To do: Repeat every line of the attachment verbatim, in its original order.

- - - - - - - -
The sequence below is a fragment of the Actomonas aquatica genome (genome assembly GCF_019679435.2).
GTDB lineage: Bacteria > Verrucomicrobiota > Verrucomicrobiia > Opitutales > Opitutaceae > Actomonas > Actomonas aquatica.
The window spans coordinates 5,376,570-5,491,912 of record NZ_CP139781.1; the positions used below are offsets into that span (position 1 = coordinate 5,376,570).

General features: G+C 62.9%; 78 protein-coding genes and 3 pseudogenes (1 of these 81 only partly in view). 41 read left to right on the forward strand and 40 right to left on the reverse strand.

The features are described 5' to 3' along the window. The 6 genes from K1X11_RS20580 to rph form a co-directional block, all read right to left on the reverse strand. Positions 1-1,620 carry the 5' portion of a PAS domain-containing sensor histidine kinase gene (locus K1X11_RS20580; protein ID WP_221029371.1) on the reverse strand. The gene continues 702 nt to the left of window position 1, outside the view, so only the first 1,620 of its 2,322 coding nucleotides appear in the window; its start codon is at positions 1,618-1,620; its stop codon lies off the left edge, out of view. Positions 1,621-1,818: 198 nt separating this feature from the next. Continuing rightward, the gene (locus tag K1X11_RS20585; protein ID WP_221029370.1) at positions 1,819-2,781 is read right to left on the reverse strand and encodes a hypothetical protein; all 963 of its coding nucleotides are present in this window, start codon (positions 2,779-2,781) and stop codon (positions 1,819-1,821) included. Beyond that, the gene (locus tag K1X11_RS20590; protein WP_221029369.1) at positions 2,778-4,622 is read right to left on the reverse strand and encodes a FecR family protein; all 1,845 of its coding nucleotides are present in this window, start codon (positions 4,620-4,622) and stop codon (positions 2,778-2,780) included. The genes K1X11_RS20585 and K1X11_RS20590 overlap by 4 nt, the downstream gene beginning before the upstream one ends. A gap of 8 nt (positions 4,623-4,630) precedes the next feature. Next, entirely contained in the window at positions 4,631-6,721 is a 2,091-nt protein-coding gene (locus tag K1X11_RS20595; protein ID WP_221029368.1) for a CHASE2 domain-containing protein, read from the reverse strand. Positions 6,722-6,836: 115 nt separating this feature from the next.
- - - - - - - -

The sequence below is a fragment of the Actomonas aquatica genome (genome assembly GCF_019679435.2).
GTDB lineage: Bacteria > Verrucomicrobiota > Verrucomicrobiia > Opitutales > Opitutaceae > Actomonas > Actomonas aquatica.
The window spans coordinates 5,376,570-5,491,912 of record NZ_CP139781.1; the positions used below are offsets into that span (position 1 = coordinate 5,376,570).

General features: G+C 62.9%; 78 protein-coding genes and 3 pseudogenes (1 of these 81 only partly in view). 41 read left to right on the forward strand and 40 right to left on the reverse strand.

The features are described 5' to 3' along the window. The 6 genes from K1X11_RS20580 to rph form a co-directional block, all read right to left on the reverse strand. Positions 1-1,620 carry the 5' portion of a PAS domain-containing sensor histidine kinase gene (locus K1X11_RS20580; protein ID WP_221029371.1) on the reverse strand. The gene continues 702 nt to the left of window position 1, outside the view, so only the first 1,620 of its 2,322 coding nucleotides appear in the window; its start codon is at positions 1,618-1,620; its stop codon lies off the left edge, out of view. Positions 1,621-1,818: 198 nt separating this feature from the next. Continuing rightward, the gene (locus tag K1X11_RS20585; protein ID WP_221029370.1) at positions 1,819-2,781 is read right to left on the reverse strand and encodes a hypothetical protein; all 963 of its coding nucleotides are present in this window, start codon (positions 2,779-2,781) and stop codon (positions 1,819-1,821) included. Beyond that, the gene (locus tag K1X11_RS20590; protein WP_221029369.1) at positions 2,778-4,622 is read right to left on the reverse strand and encodes a FecR family protein; all 1,845 of its coding nucleotides are present in this window, start codon (positions 4,620-4,622) and stop codon (positions 2,778-2,780) included. The genes K1X11_RS20585 and K1X11_RS20590 overlap by 4 nt, the downstream gene beginning before the upstream one ends. A gap of 8 nt (positions 4,623-4,630) precedes the next feature. Next, entirely contained in the window at positions 4,631-6,721 is a 2,091-nt protein-coding gene (locus tag K1X11_RS20595; protein ID WP_221029368.1) for a CHASE2 domain-containing protein, read from the reverse strand. Positions 6,722-6,836: 115 nt separating this feature from the next.